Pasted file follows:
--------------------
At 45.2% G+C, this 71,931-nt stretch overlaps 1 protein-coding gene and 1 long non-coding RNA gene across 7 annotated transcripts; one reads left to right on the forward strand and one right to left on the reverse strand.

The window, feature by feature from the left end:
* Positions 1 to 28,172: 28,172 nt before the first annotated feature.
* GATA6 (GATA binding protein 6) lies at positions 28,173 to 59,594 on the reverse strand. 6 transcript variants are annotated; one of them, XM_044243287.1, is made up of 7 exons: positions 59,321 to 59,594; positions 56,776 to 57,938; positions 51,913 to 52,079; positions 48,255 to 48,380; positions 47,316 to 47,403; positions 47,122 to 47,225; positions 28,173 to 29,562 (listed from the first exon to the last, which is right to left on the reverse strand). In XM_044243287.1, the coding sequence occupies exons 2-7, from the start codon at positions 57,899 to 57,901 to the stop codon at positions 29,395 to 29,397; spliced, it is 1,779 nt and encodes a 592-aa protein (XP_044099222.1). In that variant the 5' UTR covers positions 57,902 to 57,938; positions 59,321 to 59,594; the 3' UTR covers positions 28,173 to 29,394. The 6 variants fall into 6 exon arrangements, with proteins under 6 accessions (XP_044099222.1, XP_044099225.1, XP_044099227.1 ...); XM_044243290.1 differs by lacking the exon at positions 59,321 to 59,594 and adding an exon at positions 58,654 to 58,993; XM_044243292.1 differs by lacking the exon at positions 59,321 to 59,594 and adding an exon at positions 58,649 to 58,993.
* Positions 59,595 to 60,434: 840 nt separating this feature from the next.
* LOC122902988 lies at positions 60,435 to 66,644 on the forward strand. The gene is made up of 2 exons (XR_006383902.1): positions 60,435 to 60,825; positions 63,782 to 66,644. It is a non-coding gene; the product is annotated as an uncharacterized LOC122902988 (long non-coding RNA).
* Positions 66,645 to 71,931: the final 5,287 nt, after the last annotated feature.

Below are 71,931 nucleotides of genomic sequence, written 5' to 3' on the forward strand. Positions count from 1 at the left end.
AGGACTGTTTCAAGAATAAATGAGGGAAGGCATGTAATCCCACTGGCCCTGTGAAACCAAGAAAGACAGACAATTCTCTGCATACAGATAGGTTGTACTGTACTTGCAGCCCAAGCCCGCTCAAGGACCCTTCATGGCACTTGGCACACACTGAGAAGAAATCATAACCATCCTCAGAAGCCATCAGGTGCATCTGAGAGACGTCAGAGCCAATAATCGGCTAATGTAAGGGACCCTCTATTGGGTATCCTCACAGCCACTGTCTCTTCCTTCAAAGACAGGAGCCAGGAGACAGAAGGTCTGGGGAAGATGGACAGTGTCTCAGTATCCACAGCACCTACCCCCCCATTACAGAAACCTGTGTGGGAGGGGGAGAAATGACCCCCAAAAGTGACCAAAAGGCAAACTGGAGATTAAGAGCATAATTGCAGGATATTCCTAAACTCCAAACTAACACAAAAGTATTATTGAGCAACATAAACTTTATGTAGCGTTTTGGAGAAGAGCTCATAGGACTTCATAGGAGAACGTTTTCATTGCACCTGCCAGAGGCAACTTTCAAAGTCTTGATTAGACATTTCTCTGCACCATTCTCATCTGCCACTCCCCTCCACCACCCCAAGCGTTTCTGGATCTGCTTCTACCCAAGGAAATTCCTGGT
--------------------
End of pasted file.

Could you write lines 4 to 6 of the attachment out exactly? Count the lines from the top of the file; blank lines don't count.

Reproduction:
* GATA6 (GATA binding protein 6) lies at positions 28,173 to 59,594 on the reverse strand. 6 transcript variants are annotated; one of them, XM_044243287.1, is made up of 7 exons: positions 59,321 to 59,594; positions 56,776 to 57,938; positions 51,913 to 52,079; positions 48,255 to 48,380; positions 47,316 to 47,403; positions 47,122 to 47,225; positions 28,173 to 29,562 (listed from the first exon to the last, which is right to left on the reverse strand). In XM_044243287.1, the coding sequence occupies exons 2-7, from the start codon at positions 57,899 to 57,901 to the stop codon at positions 29,395 to 29,397; spliced, it is 1,779 nt and encodes a 592-aa protein (XP_044099222.1). In that variant the 5' UTR covers positions 57,902 to 57,938; positions 59,321 to 59,594; the 3' UTR covers positions 28,173 to 29,394. The 6 variants fall into 6 exon arrangements, with proteins under 6 accessions (XP_044099222.1, XP_044099225.1, XP_044099227.1 ...); XM_044243290.1 differs by lacking the exon at positions 59,321 to 59,594 and adding an exon at positions 58,654 to 58,993; XM_044243292.1 differs by lacking the exon at positions 59,321 to 59,594 and adding an exon at positions 58,649 to 58,993.
* Positions 59,595 to 60,434: 840 nt separating this feature from the next.
* LOC122902988 lies at positions 60,435 to 66,644 on the forward strand. The gene is made up of 2 exons (XR_006383902.1): positions 60,435 to 60,825; positions 63,782 to 66,644. It is a non-coding gene; the product is annotated as an uncharacterized LOC122902988 (long non-coding RNA).